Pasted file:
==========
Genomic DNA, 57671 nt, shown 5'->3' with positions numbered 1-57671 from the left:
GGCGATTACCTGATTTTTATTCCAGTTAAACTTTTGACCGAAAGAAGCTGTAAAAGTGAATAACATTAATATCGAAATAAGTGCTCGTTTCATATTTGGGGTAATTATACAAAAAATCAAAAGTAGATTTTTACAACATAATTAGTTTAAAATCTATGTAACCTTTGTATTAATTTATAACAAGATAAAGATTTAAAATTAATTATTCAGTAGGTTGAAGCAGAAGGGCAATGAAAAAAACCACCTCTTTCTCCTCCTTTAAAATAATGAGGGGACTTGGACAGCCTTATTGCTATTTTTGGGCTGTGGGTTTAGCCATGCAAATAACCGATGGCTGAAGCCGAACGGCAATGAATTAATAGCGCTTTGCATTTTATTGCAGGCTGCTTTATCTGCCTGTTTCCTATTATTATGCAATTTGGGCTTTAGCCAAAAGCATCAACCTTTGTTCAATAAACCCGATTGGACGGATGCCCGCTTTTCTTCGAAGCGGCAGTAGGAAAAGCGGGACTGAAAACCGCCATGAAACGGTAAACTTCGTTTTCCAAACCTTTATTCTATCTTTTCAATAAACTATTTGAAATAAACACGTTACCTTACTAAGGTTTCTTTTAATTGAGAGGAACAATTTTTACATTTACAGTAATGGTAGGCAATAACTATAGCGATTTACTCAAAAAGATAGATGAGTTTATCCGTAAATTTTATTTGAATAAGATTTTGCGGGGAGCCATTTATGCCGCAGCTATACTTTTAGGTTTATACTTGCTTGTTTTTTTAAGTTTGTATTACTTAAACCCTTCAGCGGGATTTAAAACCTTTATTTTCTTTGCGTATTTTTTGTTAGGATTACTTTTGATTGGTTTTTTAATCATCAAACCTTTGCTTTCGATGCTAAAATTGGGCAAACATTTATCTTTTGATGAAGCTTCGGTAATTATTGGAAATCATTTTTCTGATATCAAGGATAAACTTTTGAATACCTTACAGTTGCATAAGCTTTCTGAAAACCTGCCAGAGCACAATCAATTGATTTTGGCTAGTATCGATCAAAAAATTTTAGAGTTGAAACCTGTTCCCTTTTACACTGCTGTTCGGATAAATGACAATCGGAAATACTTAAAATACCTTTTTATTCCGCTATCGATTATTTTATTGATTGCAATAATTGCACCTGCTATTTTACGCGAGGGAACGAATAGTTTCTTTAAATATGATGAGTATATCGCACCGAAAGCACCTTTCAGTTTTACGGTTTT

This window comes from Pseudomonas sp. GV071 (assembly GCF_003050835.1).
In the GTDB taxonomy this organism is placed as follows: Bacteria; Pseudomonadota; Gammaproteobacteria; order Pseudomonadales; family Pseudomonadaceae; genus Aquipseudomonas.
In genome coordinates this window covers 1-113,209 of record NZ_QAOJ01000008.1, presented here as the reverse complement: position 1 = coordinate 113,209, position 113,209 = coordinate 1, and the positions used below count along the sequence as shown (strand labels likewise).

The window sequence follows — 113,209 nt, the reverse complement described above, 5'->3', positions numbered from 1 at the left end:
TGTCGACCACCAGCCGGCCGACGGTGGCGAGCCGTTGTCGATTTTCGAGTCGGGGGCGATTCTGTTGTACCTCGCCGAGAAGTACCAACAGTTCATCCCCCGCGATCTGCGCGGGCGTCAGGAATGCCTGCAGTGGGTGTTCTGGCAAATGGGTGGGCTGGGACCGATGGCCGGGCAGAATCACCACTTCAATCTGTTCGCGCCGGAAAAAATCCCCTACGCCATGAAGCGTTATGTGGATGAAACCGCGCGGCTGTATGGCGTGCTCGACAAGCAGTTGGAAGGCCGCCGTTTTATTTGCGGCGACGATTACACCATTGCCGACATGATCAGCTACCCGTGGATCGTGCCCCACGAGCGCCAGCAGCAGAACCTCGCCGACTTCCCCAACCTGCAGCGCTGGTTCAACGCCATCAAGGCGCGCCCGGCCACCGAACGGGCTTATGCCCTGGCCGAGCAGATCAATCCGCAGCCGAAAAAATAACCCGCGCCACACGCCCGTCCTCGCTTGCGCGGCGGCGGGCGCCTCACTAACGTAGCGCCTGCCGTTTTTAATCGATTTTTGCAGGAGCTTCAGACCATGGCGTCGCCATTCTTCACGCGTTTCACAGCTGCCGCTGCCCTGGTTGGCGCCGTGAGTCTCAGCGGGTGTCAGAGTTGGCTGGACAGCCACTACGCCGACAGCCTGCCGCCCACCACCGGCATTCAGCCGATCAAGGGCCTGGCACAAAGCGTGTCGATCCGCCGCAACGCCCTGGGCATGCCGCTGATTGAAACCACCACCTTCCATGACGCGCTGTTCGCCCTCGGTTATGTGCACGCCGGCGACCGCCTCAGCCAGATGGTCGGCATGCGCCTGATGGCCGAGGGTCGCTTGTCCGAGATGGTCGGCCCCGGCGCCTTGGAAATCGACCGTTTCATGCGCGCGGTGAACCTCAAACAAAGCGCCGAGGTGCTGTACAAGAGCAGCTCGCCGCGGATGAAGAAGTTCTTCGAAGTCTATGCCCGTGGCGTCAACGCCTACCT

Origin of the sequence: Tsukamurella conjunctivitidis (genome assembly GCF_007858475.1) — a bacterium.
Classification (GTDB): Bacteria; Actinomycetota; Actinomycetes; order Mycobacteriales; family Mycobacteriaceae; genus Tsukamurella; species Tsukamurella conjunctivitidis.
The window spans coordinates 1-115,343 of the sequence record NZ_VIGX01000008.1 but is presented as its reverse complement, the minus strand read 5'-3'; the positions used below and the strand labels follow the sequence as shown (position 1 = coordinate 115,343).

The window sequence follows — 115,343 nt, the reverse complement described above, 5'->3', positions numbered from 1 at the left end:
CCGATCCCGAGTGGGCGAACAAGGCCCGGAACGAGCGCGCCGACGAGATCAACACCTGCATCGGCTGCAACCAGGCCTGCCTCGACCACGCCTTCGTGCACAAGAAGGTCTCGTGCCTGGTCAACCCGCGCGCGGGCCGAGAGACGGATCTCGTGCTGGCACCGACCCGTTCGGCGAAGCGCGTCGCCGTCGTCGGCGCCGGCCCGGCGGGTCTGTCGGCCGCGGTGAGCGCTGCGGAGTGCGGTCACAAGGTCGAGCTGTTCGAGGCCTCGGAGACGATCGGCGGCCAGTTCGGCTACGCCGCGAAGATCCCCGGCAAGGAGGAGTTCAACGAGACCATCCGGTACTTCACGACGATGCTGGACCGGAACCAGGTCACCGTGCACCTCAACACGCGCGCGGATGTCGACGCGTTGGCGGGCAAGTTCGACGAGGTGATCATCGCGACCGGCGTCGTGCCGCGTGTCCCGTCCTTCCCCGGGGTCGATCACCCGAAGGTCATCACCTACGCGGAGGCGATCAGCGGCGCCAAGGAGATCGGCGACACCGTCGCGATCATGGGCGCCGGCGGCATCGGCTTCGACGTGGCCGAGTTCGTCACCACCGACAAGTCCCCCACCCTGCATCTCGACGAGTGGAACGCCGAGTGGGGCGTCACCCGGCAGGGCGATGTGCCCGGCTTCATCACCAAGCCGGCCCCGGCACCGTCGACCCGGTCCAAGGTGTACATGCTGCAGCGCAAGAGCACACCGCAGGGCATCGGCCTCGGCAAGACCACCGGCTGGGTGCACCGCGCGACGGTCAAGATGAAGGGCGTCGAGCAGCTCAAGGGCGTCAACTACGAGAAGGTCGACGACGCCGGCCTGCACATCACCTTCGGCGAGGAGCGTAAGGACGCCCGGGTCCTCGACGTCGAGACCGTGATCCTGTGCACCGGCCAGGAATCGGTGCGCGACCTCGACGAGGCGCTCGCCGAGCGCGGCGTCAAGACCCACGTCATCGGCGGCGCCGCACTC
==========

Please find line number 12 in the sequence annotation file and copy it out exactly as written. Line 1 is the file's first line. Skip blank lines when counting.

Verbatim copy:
CCGATCCCGAGTGGGCGAACAAGGCCCGGAACGAGCGCGCCGACGAGATCAACACCTGCATCGGCTGCAACCAGGCCTGCCTCGACCACGCCTTCGTGCACAAGAAGGTCTCGTGCCTGGTCAACCCGCGCGCGGGCCGAGAGACGGATCTCGTGCTGGCACCGACCCGTTCGGCGAAGCGCGTCGCCGTCGTCGGCGCCGGCCCGGCGGGTCTGTCGGCCGCGGTGAGCGCTGCGGAGTGCGGTCACAAGGTCGAGCTGTTCGAGGCCTCGGAGACGATCGGCGGCCAGTTCGGCTACGCCGCGAAGATCCCCGGCAAGGAGGAGTTCAACGAGACCATCCGGTACTTCACGACGATGCTGGACCGGAACCAGGTCACCGTGCACCTCAACACGCGCGCGGATGTCGACGCGTTGGCGGGCAAGTTCGACGAGGTGATCATCGCGACCGGCGTCGTGCCGCGTGTCCCGTCCTTCCCCGGGGTCGATCACCCGAAGGTCATCACCTACGCGGAGGCGATCAGCGGCGCCAAGGAGATCGGCGACACCGTCGCGATCATGGGCGCCGGCGGCATCGGCTTCGACGTGGCCGAGTTCGTCACCACCGACAAGTCCCCCACCCTGCATCTCGACGAGTGGAACGCCGAGTGGGGCGTCACCCGGCAGGGCGATGTGCCCGGCTTCATCACCAAGCCGGCCCCGGCACCGTCGACCCGGTCCAAGGTGTACATGCTGCAGCGCAAGAGCACACCGCAGGGCATCGGCCTCGGCAAGACCACCGGCTGGGTGCACCGCGCGACGGTCAAGATGAAGGGCGTCGAGCAGCTCAAGGGCGTCAACTACGAGAAGGTCGACGACGCCGGCCTGCACATCACCTTCGGCGAGGAGCGTAAGGACGCCCGGGTCCTCGACGTCGAGACCGTGATCCTGTGCACCGGCCAGGAATCGGTGCGCGACCTCGACGAGGCGCTCGCCGAGCGCGGCGTCAAGACCCACGTCATCGGCGGCGCCGCACTC